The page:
FTC: Made In The USA Comments Concerning John D. Parr--P894219
John Parr and Associates
July 26, 1997
Made in USA Policy Comment
I have been informed by Senator Spencer Abraham that your agency is receiving comments on the issue of modifying regulations regarding Made in USA labeling of consumer products. I would like to express my opinion on this matter.
The label, Made in USA, must be a truthful statement on the manufacturing and marketing process involved in producing a consumer product. We, the consuming public, have every right to know that this label means that the product was made in our country by American labor, business and manufacturers. Any effort to water down or modify the regulations regarding this label is a deliberate effort to perpetrate a fraud on the consuming public. Many of us make a concerted effort to look for the Made in USA label. We dont want to buy imported goods and add to the trade deficit we experience. That is our right and it should not be abrogated. Obviously, I am dead against any effort to change the regulations.
There is a smoke screen of terms used to confuse the public. Terms such as: "Safe harbors, substantially all", "substantially transformed" and "all or virtually all" should be eliminated and one and only one standard, made of domestic products and manufactured in our country should govern the use of Made in USA labeling.
American manufacturers do not need "flexibility" in the use of this term. Any effort to change the regulations to 75% domestic content is only a classic case of the camel's nose in the tent. Rest assured that if this becomes reality, they will be pushing for a figure of 51% in the not too distant future. Let them use domestic materials and labor to manufacture their products and use honest labeling. I am more interested in seeing our money spent here at home and not worry about the economy of China, Japan or any other Pacific rim countries. In recent years we hear about the Global Economy and Free Trade. We seem to be the only country that sincerely believes in these terms. Japan and China interpret Free Trade to mean, we will trade our products for your dollars but we will not give you open access to our market. We still go hat in hand and beg them to open their market to our products and they laugh in our face. Don't we, the public, politicians and bureaucrats, ever learn that we will never crack their markets like they do ours until we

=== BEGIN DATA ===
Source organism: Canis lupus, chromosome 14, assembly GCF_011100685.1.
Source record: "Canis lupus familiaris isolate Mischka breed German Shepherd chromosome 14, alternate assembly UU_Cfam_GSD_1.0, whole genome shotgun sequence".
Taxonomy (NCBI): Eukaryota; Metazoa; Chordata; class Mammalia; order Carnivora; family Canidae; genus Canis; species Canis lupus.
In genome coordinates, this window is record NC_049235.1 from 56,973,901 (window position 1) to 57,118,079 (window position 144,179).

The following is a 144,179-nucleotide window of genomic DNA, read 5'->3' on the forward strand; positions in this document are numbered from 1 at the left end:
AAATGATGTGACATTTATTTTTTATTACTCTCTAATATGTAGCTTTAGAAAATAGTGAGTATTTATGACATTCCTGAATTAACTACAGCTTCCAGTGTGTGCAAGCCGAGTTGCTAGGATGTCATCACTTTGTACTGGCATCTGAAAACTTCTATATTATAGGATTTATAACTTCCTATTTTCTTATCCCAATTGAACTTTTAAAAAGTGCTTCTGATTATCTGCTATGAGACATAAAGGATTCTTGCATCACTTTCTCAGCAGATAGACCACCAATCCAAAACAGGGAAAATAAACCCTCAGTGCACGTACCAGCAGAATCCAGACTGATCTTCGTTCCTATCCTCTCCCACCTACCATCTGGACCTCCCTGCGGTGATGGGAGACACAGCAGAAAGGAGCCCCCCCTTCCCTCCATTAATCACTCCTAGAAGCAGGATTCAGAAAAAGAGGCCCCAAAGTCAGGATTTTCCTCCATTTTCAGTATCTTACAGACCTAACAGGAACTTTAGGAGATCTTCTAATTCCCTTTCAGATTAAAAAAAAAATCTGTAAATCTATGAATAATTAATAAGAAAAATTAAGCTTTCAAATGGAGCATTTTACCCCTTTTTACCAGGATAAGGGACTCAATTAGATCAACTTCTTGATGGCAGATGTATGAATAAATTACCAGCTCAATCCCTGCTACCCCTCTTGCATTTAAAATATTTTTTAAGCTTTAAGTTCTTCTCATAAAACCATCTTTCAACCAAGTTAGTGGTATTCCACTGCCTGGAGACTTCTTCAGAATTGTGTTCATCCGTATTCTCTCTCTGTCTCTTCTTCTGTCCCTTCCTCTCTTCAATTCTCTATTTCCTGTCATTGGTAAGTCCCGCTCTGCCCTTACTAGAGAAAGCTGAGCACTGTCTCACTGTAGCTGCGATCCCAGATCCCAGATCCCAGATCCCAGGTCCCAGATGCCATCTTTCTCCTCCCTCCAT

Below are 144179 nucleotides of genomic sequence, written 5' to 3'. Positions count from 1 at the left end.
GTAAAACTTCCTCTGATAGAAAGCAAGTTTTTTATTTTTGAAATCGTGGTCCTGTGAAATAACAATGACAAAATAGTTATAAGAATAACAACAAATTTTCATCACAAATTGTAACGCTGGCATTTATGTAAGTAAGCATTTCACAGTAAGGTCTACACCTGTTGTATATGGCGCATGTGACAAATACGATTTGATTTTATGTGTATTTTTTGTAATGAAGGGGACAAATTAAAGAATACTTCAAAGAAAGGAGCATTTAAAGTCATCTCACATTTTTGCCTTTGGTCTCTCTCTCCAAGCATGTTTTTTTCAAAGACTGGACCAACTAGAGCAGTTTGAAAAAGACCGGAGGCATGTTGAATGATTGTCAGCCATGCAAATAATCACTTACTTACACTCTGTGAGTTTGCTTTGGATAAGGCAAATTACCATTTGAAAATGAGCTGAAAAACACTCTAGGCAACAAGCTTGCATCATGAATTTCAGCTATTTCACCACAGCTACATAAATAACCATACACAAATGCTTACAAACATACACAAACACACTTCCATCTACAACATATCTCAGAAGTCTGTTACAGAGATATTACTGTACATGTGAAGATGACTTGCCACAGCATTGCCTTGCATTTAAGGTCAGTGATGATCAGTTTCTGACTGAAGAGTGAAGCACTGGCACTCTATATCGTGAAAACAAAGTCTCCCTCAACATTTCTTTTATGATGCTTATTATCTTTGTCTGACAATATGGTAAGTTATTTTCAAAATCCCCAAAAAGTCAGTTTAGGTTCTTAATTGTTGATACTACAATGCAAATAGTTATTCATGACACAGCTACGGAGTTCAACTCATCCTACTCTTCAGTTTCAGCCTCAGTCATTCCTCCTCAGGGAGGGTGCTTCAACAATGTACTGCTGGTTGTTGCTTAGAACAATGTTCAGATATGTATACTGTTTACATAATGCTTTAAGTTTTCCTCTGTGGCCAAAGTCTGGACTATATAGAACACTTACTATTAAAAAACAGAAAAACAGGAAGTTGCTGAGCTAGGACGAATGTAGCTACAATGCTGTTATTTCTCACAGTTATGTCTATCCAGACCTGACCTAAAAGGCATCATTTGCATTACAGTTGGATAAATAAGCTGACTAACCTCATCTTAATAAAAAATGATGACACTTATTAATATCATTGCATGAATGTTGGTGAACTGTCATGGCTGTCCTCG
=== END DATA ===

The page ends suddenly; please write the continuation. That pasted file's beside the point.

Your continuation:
impose similar restrictions on their products. We need a level playing field. Trade deficits of $50 billion to each of these countries certainly should be a wake-up call that we are losing the trade battle. We should instead strive for a balance of trade as some European countries are doing. All of which makes it more critical that the label, Made in USA, be honest and mean what it says.
I am concerned that the comment period was not mentioned in newspaper articles about this issue. I assume it was announced in the Federal Register, but how many average citizens have - access to or read that publication. Obviously the majority of comments will be from manufacturing and marketing firms. You really should get a readout on the opinion of the general public. You do represent the consuming public as well as the manufacturers.
Again, do not water down the regulations. Make sure that Made in USA means precisely that and nothing less.
Thank you for allowing me to express my opinion on this issue.
John D. Parr
John D. Parr